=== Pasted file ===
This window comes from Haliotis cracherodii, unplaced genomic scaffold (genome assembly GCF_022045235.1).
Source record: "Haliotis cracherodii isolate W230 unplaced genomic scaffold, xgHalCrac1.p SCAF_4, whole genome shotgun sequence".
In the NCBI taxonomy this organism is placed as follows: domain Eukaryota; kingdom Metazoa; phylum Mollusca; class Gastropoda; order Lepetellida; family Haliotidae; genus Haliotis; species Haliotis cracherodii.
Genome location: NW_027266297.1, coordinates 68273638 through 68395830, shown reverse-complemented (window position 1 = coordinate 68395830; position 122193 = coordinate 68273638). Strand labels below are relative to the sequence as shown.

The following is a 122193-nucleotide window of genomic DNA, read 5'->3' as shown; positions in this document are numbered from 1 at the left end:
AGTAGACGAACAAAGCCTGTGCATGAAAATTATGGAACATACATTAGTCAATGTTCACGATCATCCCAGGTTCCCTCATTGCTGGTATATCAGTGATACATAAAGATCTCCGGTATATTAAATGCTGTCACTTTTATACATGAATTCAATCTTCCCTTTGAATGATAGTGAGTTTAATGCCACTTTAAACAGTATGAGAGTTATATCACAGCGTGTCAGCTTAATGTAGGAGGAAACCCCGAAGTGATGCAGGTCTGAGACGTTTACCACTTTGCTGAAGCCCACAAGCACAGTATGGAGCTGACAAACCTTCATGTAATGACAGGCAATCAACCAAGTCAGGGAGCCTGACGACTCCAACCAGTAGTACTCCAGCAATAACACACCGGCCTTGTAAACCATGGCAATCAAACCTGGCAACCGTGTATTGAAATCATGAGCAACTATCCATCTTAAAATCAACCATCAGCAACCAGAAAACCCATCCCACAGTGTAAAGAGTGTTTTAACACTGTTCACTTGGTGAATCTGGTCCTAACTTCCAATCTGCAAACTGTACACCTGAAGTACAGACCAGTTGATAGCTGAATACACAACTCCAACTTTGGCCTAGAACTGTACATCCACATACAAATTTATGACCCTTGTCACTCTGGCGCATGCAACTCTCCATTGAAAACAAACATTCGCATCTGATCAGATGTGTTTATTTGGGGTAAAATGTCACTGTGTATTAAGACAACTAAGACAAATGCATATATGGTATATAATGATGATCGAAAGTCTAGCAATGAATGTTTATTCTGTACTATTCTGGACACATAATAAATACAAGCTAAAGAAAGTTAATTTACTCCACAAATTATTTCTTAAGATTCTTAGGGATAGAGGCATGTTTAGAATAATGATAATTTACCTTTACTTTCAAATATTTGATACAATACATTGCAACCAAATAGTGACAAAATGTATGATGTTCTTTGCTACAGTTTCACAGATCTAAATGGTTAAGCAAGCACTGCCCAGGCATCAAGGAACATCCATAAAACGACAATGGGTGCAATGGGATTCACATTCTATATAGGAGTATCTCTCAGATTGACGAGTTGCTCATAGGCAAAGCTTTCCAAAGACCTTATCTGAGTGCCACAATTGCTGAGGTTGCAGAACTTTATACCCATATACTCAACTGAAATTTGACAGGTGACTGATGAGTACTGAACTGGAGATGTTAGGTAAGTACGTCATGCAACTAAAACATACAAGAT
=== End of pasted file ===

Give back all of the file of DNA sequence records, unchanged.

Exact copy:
This window comes from Haliotis cracherodii, unplaced genomic scaffold (genome assembly GCF_022045235.1).
Source record: "Haliotis cracherodii isolate W230 unplaced genomic scaffold, xgHalCrac1.p SCAF_4, whole genome shotgun sequence".
In the NCBI taxonomy this organism is placed as follows: domain Eukaryota; kingdom Metazoa; phylum Mollusca; class Gastropoda; order Lepetellida; family Haliotidae; genus Haliotis; species Haliotis cracherodii.
Genome location: NW_027266297.1, coordinates 68273638 through 68395830, shown reverse-complemented (window position 1 = coordinate 68395830; position 122193 = coordinate 68273638). Strand labels below are relative to the sequence as shown.

The following is a 122193-nucleotide window of genomic DNA, read 5'->3' as shown; positions in this document are numbered from 1 at the left end:
AGTAGACGAACAAAGCCTGTGCATGAAAATTATGGAACATACATTAGTCAATGTTCACGATCATCCCAGGTTCCCTCATTGCTGGTATATCAGTGATACATAAAGATCTCCGGTATATTAAATGCTGTCACTTTTATACATGAATTCAATCTTCCCTTTGAATGATAGTGAGTTTAATGCCACTTTAAACAGTATGAGAGTTATATCACAGCGTGTCAGCTTAATGTAGGAGGAAACCCCGAAGTGATGCAGGTCTGAGACGTTTACCACTTTGCTGAAGCCCACAAGCACAGTATGGAGCTGACAAACCTTCATGTAATGACAGGCAATCAACCAAGTCAGGGAGCCTGACGACTCCAACCAGTAGTACTCCAGCAATAACACACCGGCCTTGTAAACCATGGCAATCAAACCTGGCAACCGTGTATTGAAATCATGAGCAACTATCCATCTTAAAATCAACCATCAGCAACCAGAAAACCCATCCCACAGTGTAAAGAGTGTTTTAACACTGTTCACTTGGTGAATCTGGTCCTAACTTCCAATCTGCAAACTGTACACCTGAAGTACAGACCAGTTGATAGCTGAATACACAACTCCAACTTTGGCCTAGAACTGTACATCCACATACAAATTTATGACCCTTGTCACTCTGGCGCATGCAACTCTCCATTGAAAACAAACATTCGCATCTGATCAGATGTGTTTATTTGGGGTAAAATGTCACTGTGTATTAAGACAACTAAGACAAATGCATATATGGTATATAATGATGATCGAAAGTCTAGCAATGAATGTTTATTCTGTACTATTCTGGACACATAATAAATACAAGCTAAAGAAAGTTAATTTACTCCACAAATTATTTCTTAAGATTCTTAGGGATAGAGGCATGTTTAGAATAATGATAATTTACCTTTACTTTCAAATATTTGATACAATACATTGCAACCAAATAGTGACAAAATGTATGATGTTCTTTGCTACAGTTTCACAGATCTAAATGGTTAAGCAAGCACTGCCCAGGCATCAAGGAACATCCATAAAACGACAATGGGTGCAATGGGATTCACATTCTATATAGGAGTATCTCTCAGATTGACGAGTTGCTCATAGGCAAAGCTTTCCAAAGACCTTATCTGAGTGCCACAATTGCTGAGGTTGCAGAACTTTATACCCATATACTCAACTGAAATTTGACAGGTGACTGATGAGTACTGAACTGGAGATGTTAGGTAAGTACGTCATGCAACTAAAACATACAAGAT